SAN FRANCISCO -- The domain name system (DNS) is a remarkably resilient technology. Even after 20 years, this basic method by which Internet domains are located and translated into Internet Protocol (IP) addresses remains relevant. In an interview at last week's Burton Group Catalyst Conference 2003, Paul Mockapetris talked about the past and the future of this technology, which he invented two decades ago. These days, Mockapetris makes his living as chief scientist for Nominum Inc., a Redwood City, Calif.-based provider of IP address infrastructure software.
Twenty years ago, what was your vision for DNS?
Paul Mockapetris: The goal I set for myself was to build a tool for a variety of different uses, something open that people could take advantage of no matter what came along. A lot of other people added to it, and I don't deserve the credit or the blame for that. It is an important resource for the Internet. One of the goals 20 years ago was to be able to look up phone numbers with it, and 20 years later, that is almost at hand.
How has the use of DNS changed since its early days?
Mockapetris: The most disappointing thing is that the technology has not maintained a lead over the lawyers and marketers. Innovation has slowed because of factors outside of technology. It takes years to get things approved and standardized and to deal with trademarks. The technology is not keeping three or four steps ahead of the legal community. Digital signatures are one example of that.
One of the great successes is that not one person in the room during my presentation knew what IP address they were using. That means that it is working. Making technology disappear is always the goal, supporting other uses without being in [the] forefront.
What has enabled DNS to keep pace with all of the changes of the last 20 years?
Mockapetris: It is because it has the ubiquity to be the foundation for more work on top. It is not trying to be all things to all people. It does not compete with Microsoft's .NET or Lightweight Directory Access Protocol [LDAP]. It can take advantage of having that kind of focus, and that is one of the key things that makes the technology great.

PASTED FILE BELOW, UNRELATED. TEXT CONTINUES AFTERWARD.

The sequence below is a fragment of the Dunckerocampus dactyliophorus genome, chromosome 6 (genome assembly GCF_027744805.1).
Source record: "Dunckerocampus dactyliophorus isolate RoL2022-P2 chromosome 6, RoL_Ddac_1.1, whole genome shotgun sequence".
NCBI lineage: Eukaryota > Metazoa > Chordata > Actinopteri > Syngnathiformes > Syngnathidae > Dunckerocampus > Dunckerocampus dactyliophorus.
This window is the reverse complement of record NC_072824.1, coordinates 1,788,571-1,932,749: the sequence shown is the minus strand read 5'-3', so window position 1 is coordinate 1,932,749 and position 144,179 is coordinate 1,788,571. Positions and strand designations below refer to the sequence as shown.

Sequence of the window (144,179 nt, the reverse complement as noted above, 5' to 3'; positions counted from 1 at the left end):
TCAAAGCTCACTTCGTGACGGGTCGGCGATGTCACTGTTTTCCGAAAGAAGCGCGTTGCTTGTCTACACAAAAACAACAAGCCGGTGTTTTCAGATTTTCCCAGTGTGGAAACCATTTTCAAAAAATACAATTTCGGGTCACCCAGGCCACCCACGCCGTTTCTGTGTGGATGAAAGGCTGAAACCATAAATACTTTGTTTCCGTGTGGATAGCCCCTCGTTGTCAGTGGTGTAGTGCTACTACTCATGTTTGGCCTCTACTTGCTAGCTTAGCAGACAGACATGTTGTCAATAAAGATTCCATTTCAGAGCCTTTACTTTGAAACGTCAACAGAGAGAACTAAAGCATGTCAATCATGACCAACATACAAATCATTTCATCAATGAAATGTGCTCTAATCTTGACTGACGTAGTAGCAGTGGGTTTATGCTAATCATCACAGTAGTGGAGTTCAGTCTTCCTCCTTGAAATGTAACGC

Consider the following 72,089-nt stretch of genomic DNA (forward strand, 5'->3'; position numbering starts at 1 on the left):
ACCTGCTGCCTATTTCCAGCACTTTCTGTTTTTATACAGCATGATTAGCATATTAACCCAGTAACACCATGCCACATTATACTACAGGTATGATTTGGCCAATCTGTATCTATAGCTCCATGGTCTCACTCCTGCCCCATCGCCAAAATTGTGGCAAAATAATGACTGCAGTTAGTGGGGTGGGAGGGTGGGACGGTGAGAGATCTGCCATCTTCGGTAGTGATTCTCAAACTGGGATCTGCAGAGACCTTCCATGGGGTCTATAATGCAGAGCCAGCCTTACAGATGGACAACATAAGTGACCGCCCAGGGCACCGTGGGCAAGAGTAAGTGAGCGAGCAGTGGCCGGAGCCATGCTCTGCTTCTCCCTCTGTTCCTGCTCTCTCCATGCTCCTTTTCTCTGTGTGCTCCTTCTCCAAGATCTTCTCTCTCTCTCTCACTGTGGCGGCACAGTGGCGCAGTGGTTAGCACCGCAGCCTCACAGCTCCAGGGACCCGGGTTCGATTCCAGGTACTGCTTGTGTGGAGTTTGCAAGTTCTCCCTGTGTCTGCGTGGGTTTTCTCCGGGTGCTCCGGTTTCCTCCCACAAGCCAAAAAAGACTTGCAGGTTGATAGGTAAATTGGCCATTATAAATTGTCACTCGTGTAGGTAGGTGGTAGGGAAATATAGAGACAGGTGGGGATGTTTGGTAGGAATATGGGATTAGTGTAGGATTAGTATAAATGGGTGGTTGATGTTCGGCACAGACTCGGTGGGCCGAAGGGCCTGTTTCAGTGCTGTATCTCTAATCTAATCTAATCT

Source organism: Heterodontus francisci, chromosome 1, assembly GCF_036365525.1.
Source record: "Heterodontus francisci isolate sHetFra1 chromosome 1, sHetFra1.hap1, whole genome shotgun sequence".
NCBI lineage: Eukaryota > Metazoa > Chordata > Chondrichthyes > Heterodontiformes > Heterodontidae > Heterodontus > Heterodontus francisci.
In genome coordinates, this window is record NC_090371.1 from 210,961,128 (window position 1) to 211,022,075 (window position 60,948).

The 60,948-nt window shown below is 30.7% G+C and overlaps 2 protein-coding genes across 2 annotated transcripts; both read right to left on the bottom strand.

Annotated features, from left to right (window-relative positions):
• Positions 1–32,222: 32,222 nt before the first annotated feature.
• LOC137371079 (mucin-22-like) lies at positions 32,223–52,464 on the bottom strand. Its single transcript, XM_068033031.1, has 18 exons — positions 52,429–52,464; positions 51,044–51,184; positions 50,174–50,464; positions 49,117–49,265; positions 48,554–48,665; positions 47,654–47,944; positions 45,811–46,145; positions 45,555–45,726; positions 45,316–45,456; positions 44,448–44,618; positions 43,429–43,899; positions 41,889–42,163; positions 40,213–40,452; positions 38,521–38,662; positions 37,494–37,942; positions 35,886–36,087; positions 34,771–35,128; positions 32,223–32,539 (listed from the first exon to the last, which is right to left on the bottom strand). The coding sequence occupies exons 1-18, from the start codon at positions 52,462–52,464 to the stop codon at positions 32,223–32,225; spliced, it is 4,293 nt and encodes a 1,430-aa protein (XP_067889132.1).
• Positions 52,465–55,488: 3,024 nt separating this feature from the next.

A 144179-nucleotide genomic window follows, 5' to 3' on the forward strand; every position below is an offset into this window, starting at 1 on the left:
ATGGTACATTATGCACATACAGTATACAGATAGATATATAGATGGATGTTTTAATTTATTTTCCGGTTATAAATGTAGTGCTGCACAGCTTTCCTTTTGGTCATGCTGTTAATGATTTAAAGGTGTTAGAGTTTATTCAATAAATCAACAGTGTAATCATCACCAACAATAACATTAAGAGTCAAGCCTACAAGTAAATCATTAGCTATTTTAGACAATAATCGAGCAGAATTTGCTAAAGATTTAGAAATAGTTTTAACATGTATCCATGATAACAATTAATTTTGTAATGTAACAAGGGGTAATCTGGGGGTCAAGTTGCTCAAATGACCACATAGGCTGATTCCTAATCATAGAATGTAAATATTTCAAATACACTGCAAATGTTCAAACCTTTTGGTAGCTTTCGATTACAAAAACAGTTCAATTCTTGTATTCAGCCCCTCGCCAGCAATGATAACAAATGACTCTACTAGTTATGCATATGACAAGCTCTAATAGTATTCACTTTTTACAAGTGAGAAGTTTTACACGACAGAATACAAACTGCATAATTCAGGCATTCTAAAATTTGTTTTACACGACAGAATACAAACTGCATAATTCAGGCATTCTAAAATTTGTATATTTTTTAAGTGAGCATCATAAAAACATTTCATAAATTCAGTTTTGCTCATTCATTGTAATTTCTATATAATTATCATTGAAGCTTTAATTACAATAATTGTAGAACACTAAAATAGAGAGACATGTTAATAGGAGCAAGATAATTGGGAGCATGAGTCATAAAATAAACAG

What technologies are most changing DNS today?
Mockapetris: A lot of people have added on to DNS to do things like load balancing and initiatives like ENUM [mapping phone numbers to URLs] which, rather than sending answers, sends a program to get the answer. RFID [radio frequency identification] will also create change. The volume of addresses will be huge, and it will be ubiquitous across the Internet. But it is unlikely that, in anyone's lifetime here, we will run out of names. Internet Protocol version 6 [IPv6] means that there will be dozens of zeros. It's an inexhaustible resource. RFID is exciting. If less than 10% of what people are talking about comes to pass in the next five years, there will be up to 100 billion devices. Whatever technology links the data will be vastly important. Growth will mushroom whether it is DNS, or if DNS gets replaced by something else, the opportunity is there.
From an enterprise perspective, how is DNS important?
Mockapetris: Do you need the Internet to work? If your phones are running over the Internet, do you need it then? Some organizations are more sensitive to whether their external Web presence is up or down. What is important is having guidelines for activity that is essential, so it gets the attention it needs. DNS is not the weakest link. The most reliable technology is often the hardest one to address when it fails, since it hardly ever does so.
What are the most common DNS problems in enterprises?
Mockapetris: Sometimes organizations put redundant DNS servers on the same Ethernet segment, and it all works fine until it is disconnected. It is also important to make sure that more than one person can make changes but that not everyone can reconfigure the servers. Appropriate people should be able to make some changes.
Are there security concerns?
Mockapetris: Security is a big issue for people that worry about being the focus of attacks: big online retailers, the military, high-profile targets. Most organizations need to think about identity theft. Are you connecting to who you think you are reaching? Are people reaching you when they think they are? A year ago, people found out that it was possible to attack a DNS client.
How will DNS evolve in the future?
Mockapetris: Today it is being used for non-ASCII character sets, as China and Japan get DNS names in their own characters. There will be more applications, more phone numbers. With ad hoc networks, you have to keep track of the configuration and make sure that it is tracked in real time.
FOR MORE INFORMATION:
Definition: Domain name system (DNS)
Tip: Managing DNS
Tip: DNS security